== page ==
A pair of Montevideo tree frogs in the water at night.OK, well, I can just start out saying my lab does a couple of different things. One is we study communication mostly using sound in frogs. So, if anyone's been to a frog pond at night, the frogs are there making a lot of noise. And that's the typical communication setup where frogs are finding their mates. And we know a lot about that from a behavioral perspective. So, the things that I'm really interested in are understanding how the brain of the animal listening to that sound how does the brain determine that animal's response? And how does that feedback and change what's a good song to sing? What's a good sound to make in a particular environment in a particular species?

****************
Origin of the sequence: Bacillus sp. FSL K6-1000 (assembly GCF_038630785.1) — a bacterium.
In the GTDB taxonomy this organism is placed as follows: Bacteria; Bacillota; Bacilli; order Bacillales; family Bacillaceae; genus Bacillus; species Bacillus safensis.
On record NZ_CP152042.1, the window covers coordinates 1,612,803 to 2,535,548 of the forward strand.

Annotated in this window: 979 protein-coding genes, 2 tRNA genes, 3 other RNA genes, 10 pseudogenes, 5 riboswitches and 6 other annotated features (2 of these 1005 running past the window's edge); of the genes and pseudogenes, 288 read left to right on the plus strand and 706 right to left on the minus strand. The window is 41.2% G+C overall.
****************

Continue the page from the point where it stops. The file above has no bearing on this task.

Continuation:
Dr. Biology:

So, you can record the mating calls of the frogs and you could play them back, obviously. Have you modified them on all? Have you tried to play your own versions?

Kim:

Yes. And that's one of the amazing things about some species of frogs. They will respond to a taped call so well. So, we don't have to have robots. All we have to have is a speaker playing a sound and a female frog in reproductive condition will sit there, walk towards the speaker and jump at the speaker for 30 minutes trying to find the mate. So, people have done for many years slight variations in the sound, big variation in the sound, change those sounds, and see does the female care? What does she respond to? So that's one of the reasons frogs are such a great system for understanding this. Their signal is really quite simple. And you can make a lot of manipulations to the signal and get a really clear readout of the response. [Play an example of the frog signal below]

Dr. Biology:

Excellent. How about you Nate, last time I left you it was the world of butterflies.